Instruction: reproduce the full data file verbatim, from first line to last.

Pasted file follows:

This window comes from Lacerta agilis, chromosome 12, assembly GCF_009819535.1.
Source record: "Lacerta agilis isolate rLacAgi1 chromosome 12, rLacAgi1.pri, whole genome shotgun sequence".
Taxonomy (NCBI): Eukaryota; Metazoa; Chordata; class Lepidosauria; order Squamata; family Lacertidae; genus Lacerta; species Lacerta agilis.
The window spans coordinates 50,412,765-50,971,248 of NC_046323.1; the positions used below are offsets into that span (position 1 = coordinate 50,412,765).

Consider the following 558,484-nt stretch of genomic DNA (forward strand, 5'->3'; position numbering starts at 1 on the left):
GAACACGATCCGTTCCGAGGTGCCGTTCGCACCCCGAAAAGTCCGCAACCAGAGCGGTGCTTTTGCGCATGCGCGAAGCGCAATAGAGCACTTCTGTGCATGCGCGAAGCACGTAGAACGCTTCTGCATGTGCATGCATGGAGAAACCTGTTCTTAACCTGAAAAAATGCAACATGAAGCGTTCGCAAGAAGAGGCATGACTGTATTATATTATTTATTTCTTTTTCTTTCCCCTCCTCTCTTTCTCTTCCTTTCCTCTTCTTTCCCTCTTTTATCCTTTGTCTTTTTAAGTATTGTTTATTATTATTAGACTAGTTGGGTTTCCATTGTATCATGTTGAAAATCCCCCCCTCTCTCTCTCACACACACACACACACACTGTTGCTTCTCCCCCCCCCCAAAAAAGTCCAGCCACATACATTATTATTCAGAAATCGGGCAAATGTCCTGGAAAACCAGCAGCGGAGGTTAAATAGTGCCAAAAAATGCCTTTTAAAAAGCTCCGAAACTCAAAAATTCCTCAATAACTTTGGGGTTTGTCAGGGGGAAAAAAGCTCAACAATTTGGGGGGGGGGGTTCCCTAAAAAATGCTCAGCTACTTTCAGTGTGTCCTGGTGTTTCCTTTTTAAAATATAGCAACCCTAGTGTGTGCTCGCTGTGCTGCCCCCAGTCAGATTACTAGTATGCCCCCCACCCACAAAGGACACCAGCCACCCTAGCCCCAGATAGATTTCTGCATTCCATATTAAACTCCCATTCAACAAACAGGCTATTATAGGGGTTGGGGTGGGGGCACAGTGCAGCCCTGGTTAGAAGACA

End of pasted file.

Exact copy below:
This window comes from Lacerta agilis, chromosome 12, assembly GCF_009819535.1.
Source record: "Lacerta agilis isolate rLacAgi1 chromosome 12, rLacAgi1.pri, whole genome shotgun sequence".
Taxonomy (NCBI): Eukaryota; Metazoa; Chordata; class Lepidosauria; order Squamata; family Lacertidae; genus Lacerta; species Lacerta agilis.
The window spans coordinates 50,412,765-50,971,248 of NC_046323.1; the positions used below are offsets into that span (position 1 = coordinate 50,412,765).

Consider the following 558,484-nt stretch of genomic DNA (forward strand, 5'->3'; position numbering starts at 1 on the left):
GAACACGATCCGTTCCGAGGTGCCGTTCGCACCCCGAAAAGTCCGCAACCAGAGCGGTGCTTTTGCGCATGCGCGAAGCGCAATAGAGCACTTCTGTGCATGCGCGAAGCACGTAGAACGCTTCTGCATGTGCATGCATGGAGAAACCTGTTCTTAACCTGAAAAAATGCAACATGAAGCGTTCGCAAGAAGAGGCATGACTGTATTATATTATTTATTTCTTTTTCTTTCCCCTCCTCTCTTTCTCTTCCTTTCCTCTTCTTTCCCTCTTTTATCCTTTGTCTTTTTAAGTATTGTTTATTATTATTAGACTAGTTGGGTTTCCATTGTATCATGTTGAAAATCCCCCCCTCTCTCTCTCACACACACACACACACACTGTTGCTTCTCCCCCCCCCCAAAAAAGTCCAGCCACATACATTATTATTCAGAAATCGGGCAAATGTCCTGGAAAACCAGCAGCGGAGGTTAAATAGTGCCAAAAAATGCCTTTTAAAAAGCTCCGAAACTCAAAAATTCCTCAATAACTTTGGGGTTTGTCAGGGGGAAAAAAGCTCAACAATTTGGGGGGGGGGGTTCCCTAAAAAATGCTCAGCTACTTTCAGTGTGTCCTGGTGTTTCCTTTTTAAAATATAGCAACCCTAGTGTGTGCTCGCTGTGCTGCCCCCAGTCAGATTACTAGTATGCCCCCCACCCACAAAGGACACCAGCCACCCTAGCCCCAGATAGATTTCTGCATTCCATATTAAACTCCCATTCAACAAACAGGCTATTATAGGGGTTGGGGTGGGGGCACAGTGCAGCCCTGGTTAGAAGACA